Khandaani Shafakhana neither enlightens nor entertains, feels Sukanya Verma.
What sounds like a heavy-duty title of a Muslim social could well be called Let’s Talk About Sex, Baby.
Khandaani Shafakhana’s aspiration to bring sex out in the open through its protagonist Baby Bedi’s efforts at running a sex clinic in a prudish small town is all very noble.
But director Shilpi Dasgupta’s flimsy storytelling and comic timing of a subject, in the same space as Vicky Donor and Shubh Mangal Savdhan, neither enlightens nor entertains.
Though it gets the milieu down pat, Khandaani Shafakhana is so spectacularly conscious of what it is about that it forgets what it needs to be.
Nearly half of its running time is spent feeling awkward about the elephant in the room or what it wants to address.
Even that would be quite hilarious had writer Gautam Mehra got his zingers in place and wasn’t simply relying on his actors’ comfort in comedy (Annu Kapoor, Rajesh Sharma, Varun Sharma) to auto-translate into comedy by itself.
Between visual gags -- bottle of sperm cutting to a dollop of ghee splashed on a paratha and broken English innuendoes ‘make dry wet’ and a farcical courtroom third act, Khandaani Shafakhana can never find its groove.
It all begins after Baby Bedi (Sonakshi Sinha), a medical representative in a pharmaceutical company and the sole breadwinner of her family, inherits her uncle’s sex clinic after his sudden demise.
Just like the beneficiaries of Maalamaal and The Bachelor before her, Baby must fulfil a strange condition before she can avail this Godsent will.
Basically, said uncle, a hakim and expert of Unani medicine (Kulbhushan Kharbanda) -- previously fired by a prissy medical institute for advertising his cures for sexual ailments -- has instructed her to run the clinic for six months until she can sell it off. If unable to do so, the clinic will become the aforementioned institute’s property.
Once Khandaani Shafakhana has crossed all limits of benefit-of-doubt, the extent of its contrivance and hollow virtue hit hard and irreversibly.
Forget tears, Baby has no reaction on learning about her uncle’s death. It’s like they’re not even related.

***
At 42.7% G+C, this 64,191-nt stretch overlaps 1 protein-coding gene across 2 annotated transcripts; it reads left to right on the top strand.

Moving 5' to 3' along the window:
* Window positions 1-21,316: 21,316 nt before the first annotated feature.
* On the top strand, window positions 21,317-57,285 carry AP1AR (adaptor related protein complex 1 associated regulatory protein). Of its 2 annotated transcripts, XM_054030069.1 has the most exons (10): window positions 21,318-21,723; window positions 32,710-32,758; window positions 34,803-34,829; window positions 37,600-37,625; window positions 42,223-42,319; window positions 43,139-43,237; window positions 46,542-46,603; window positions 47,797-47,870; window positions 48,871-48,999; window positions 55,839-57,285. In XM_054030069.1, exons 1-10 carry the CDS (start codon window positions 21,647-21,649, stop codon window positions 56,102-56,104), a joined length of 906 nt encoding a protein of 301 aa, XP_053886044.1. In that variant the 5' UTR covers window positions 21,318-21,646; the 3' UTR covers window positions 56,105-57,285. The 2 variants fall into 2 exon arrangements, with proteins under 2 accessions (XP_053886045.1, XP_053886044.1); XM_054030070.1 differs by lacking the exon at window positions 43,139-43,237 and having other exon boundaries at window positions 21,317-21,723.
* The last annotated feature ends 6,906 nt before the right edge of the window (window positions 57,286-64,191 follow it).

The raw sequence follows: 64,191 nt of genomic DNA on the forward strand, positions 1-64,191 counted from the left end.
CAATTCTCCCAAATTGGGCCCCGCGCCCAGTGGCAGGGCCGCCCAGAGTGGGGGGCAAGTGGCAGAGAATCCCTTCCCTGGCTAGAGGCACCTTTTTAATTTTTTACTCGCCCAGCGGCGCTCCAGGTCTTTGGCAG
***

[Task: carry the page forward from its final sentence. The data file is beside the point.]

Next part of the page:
Almost as an afterthought to convince us otherwise, Dasgupta tosses in a couple of half-hearted flashbacks from her childhood to suggest Baby’s attachment to the man and why she might want to follow his footsteps.
Let’s not even get into the irresponsible rationale fuelling its ‘chosen one’ ardour that treats an unqualified practitioner like some inborn healer, randomly developing a gift for diagnosing an individual’s medical disorder by looking at their face, a la Juliette Binoche’s chocolatier in Chocolat.
A similarly scowling, stuffy saviour of social mores like Alfred Molina’s stops Baby from making headway.
Here also, Khandaani Shafakhana shows its inadequacy by embracing the same tone of discrimination it pretends to overcome.
Funny how Baby encourages people to conquer their discomfort over certain ailments but is quick to embarrass another by using his medical problem as an insult. (Hey Ayushmann Khurrana, how about a movie on the stigma of piles next?)
In another show of the film’s two-faced disposition, Baby’s slacker brother (a predictably droll Varun Sharma) cracks a homophobic joke only to retract it with token ‘wokeness.’
And because it all happens at a snail’s pace, Khandaani Shafakhana’s flaws appear all the more glaring, especially its tendency to build on multiple sub-plots and offer little to no takeaway. Like the one involving Baby’s mum (Nadira Babbar, a master of Mrs Bennet mode) put off by her liberal ideals but turning a blind eye to her humiliation by one daughter’s in-laws and only son’s good-for-nothingness.
Or when life throws a lemonade maker (Priyansh Jore) at Baby.
Or a star rapper’s (Badshah) not so larger-than-life reality followed by a bizarre change of heart.
Hard to say if Badshah’s showy presence provides intended or unintentional chuckles but any day vague comic relief over Sonakshi Sinha’s excessive frowning in a role that’s crying for the wit and wonderment of the 1990s Juhi Chawla.
With so many maladies plaguing the movie, it's too bad there's nothing like a scriptwriting Shafakhana.